Hurricane Harvey consumer issues program launched

HOUSTON, TX - AUGUST 28: People walk down a flooded street as they evacuate their homes after the area was inundated with flooding from Hurricane Harvey on August 28, 2017 in Houston, Texas. Harvey, which made landfall north of Corpus Christi late Friday evening, is expected to dump upwards to 40 inches of rain in Texas over the next couple of days. (Photo by Joe Raedle/Getty Images)

The University of Houston Law Center has received a community assistance grant to implement a two-pronged program designed to assist area residents still dealing with consumer issues related to Hurricane Harvey and to provide practical information to help people plan better for the next disaster.

The Hurricane Consumer Assistance Program was started with a $205,000 grant from the Greater Houston Community Foundation, which was formed in the wake of Hurricane Harvey to assess relief efforts and distribute charitable and government funds to worthwhile programs.

“Our goal is to help 1,000 individuals, but one of the main targets is to get the information out there through workshops and community presentations to get people ready before the next disaster strikes,” said Ryan Marquez, a professor of practice who is heading the project.

UH Law Center students and volunteer practitioners will advise hotline callers about their legal rights, represent some people in court, send demand letters in an attempt to resolve disputes, and provide other legal assistance. The student lawyers can earn clinical credits for their efforts.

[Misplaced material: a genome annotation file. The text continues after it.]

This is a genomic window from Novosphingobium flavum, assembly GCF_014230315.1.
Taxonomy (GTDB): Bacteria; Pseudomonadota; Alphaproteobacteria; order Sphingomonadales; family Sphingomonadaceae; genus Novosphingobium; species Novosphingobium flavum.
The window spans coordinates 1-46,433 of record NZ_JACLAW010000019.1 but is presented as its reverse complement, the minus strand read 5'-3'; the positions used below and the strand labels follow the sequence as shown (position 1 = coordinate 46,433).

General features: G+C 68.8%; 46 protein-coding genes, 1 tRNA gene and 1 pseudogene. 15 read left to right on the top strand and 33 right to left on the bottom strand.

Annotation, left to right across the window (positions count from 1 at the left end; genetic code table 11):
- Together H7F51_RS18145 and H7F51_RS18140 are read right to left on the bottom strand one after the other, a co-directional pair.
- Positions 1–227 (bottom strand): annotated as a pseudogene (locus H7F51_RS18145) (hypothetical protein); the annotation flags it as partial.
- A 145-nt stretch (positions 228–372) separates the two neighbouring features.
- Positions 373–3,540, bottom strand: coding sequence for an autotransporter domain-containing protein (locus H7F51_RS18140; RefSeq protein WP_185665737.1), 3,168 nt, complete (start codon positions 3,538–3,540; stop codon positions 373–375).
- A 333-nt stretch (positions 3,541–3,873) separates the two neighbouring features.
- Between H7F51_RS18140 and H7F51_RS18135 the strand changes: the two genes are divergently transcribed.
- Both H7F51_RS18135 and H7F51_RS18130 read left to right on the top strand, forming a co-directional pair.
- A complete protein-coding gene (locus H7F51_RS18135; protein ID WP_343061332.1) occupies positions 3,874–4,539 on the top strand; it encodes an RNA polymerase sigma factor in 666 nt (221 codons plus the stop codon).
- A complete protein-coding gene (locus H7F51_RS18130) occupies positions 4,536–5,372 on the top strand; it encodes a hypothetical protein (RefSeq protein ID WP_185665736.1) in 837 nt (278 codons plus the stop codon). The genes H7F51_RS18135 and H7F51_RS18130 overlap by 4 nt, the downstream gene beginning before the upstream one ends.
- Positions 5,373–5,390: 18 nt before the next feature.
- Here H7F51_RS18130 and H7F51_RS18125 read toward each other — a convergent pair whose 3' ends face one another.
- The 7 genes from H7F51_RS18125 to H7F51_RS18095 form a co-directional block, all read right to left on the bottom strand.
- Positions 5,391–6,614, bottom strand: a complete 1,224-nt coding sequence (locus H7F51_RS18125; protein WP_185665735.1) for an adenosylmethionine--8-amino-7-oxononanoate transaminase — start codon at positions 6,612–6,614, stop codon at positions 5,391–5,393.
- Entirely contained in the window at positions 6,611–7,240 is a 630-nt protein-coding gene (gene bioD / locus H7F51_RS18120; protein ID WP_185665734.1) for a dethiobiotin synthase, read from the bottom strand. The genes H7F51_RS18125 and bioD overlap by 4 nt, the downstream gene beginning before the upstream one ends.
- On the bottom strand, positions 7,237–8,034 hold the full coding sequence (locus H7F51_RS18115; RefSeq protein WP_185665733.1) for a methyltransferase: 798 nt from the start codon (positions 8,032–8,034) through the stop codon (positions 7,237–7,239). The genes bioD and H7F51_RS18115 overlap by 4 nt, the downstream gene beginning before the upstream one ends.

“There are many people in need of help who don’t know their legal rights or the means to pursue them,” said Marquez. “We plan to provide the help they need to continue their recovery process and obtain any legal recourse available to them.”

The number of landlord/tenant disputes has tapered off somewhat as many storm victims have found permanent or temporary housing, reached settlements on damages, or filed insurance claims, according to Marquez. The bulk of complaints now, he said, concern unscrupulous contractors who are unlicensed, unregulated and work without performance bonds.

“A lot of people flooded the market to make quick money and then didn’t do the work,” he said.

Marquez advises storm victims to insist on performance insurance – contracting and paying for repairs piecemeal rather than all at once. “Do a little at a time,” he said. “It may be a bit more expensive, but you can limit damages from a con artist.”

Community workshops and presentations will provide information on how to head off or limit such problems in the future as well as offer advice on other issues including resolving gaps in property titles and other paperwork required to qualify for disaster assistance.

To seek assistance with a Hurricane Harvey-related consumer problem call 832-842-4427 or register here.